FedEx is the largest parcel and logistics company in the United States. He currently has a ” Superhub ” in Memphis, Tennessee, which covers an area of 356 hectares. This ‘ supercenter ‘ manages approximately 240 flights every day. This means that an aircraft lands every 40 seconds on average, almost the same as a military aircraft carrier. Approximately, 35% of the packages that FedEx transports pass through this node.
One of the planes that FedEx uses is the Airbus A300 of Flight 1311. Every night it moves from Denver to Memphis. It flies empty and often deviates from the direct route to Memphis, which generates a cost of approximately $ 30,000. It works as backup in case a package has been left behind, an airplane has a mechanical failure or drastically increases the activity in another operations center.
This flight works as a risk mitigator since it is present in case something does not go as expected. And it also works as an indicator of risks since it is a signal to know the vulnerability of the FedEx system. If the plane flies empty, then it indicates that everything operates normally. If the plane has to be loaded with a package it is that there is a fault in the chain, and it has to be found and fixed.
The implementation of this flight was thought by the Global Operations Control Center (GOCC), the risk unit of FedEx. This unit is installed in Memphis and is responsible for: monitoring meteorological risks, constructing scenarios and contingency plans, reviewing changes in customs regulations and coordinating operations centers in Europe and Asia with the United States, to mention some of its tasks. This unit works 24 hours a day and aims to ensure that the FedEx logistics chain remains operational in times of crisis.
The GOCC knows that the risks for FedEx to fulfill its promise, to deliver on time, are not focused on the last link in the chain, but on its most important asset : the Superhub . Therefore, it is crucial that risk mitigation is carried out in accordance with the vulnerability of the company’s assets, not its operation. “Correct operation” is not synonymous with “Absence of risks”.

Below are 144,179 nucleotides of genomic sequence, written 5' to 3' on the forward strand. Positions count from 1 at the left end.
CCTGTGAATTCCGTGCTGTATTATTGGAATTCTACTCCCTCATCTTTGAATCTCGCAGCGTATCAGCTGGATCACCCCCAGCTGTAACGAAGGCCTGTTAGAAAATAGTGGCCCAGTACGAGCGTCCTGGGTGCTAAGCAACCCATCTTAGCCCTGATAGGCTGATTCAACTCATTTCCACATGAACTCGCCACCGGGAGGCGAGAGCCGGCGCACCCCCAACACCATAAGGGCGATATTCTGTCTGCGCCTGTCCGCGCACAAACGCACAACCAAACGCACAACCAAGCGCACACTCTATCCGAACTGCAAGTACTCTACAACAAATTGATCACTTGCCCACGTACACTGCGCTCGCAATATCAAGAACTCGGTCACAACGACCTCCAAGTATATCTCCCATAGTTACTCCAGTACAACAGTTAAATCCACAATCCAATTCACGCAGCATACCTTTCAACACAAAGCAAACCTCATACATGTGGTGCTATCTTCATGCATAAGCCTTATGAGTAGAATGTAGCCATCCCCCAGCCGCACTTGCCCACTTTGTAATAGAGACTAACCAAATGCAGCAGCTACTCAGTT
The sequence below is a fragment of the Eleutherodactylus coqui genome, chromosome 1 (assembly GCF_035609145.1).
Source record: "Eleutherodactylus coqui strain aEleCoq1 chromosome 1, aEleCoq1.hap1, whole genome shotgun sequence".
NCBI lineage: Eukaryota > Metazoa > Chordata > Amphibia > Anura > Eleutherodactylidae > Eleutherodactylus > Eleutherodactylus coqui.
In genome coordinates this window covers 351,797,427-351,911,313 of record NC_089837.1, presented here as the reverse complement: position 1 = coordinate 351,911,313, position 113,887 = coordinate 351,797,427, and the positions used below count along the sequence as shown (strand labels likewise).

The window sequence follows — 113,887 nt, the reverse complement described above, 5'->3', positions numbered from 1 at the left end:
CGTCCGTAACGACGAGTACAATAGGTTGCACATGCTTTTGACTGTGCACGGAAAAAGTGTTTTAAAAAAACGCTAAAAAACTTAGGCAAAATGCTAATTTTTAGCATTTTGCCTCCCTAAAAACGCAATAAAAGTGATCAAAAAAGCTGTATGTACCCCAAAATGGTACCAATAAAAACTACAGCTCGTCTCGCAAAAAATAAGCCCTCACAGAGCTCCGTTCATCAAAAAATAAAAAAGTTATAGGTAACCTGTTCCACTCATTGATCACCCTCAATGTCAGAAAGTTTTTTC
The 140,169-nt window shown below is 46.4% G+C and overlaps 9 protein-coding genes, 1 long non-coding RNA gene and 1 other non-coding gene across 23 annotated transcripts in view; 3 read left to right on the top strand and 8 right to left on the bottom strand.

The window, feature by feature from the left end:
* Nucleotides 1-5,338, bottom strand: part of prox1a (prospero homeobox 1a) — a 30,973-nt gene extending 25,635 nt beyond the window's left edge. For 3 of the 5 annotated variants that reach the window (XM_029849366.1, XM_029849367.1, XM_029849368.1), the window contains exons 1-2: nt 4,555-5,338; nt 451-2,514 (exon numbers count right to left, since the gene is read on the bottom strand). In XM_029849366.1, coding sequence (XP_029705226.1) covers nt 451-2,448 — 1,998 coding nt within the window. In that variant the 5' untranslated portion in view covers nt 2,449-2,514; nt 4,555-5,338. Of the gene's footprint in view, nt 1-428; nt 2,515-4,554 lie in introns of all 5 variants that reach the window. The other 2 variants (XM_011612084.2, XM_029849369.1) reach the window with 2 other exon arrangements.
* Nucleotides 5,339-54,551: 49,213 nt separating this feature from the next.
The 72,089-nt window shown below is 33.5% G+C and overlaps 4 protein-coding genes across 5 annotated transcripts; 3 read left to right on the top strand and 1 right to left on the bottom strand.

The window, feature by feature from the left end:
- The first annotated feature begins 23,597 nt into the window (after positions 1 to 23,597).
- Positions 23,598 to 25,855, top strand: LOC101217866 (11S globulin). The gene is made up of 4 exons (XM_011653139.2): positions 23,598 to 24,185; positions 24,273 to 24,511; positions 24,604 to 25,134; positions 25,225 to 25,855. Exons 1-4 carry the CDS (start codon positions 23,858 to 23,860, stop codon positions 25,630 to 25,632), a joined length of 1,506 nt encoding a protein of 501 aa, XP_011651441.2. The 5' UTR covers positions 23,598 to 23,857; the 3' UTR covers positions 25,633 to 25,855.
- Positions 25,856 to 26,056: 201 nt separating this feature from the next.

Addressing targeted risks such as theft of packages, moving trucks in dangerous neighborhoods and protecting packages of damage is important. But for many companies, the most intuitive thing is to manage the risks as if they were concentrated in the last link of the chain. “If the final part of the process is working well, then it is obvious that the rest of the chain is working correctly,” is what you tend to think.
Tools are needed to indicate the presence of a risk even if it has not yet affected its operation. Flight 1311 is an example of a resource that serves to alert about risks that are not at first sight. It exposes the vulnerability of the system and encourages the FedEx team to search for and attend it.
Most companies can not afford a risk unit with the technical rigor of the GOCC. But they can integrate risk mitigation using the reasoning behind the empty Airbus.
No company can identify and anticipate its risks completely. However, they can develop a system to prepare for a crisis and cultivate a corporate mentality in anticipation of a crisis that, in a rapidly changing world, will definitely occur. As FedEx stated: “It is possible that the GOCC fails to foresee what will cause the next carrier strike in Europe, but it does know that delays on land will occur at some point and, when they do occur, the backup plans are ready to begin.”
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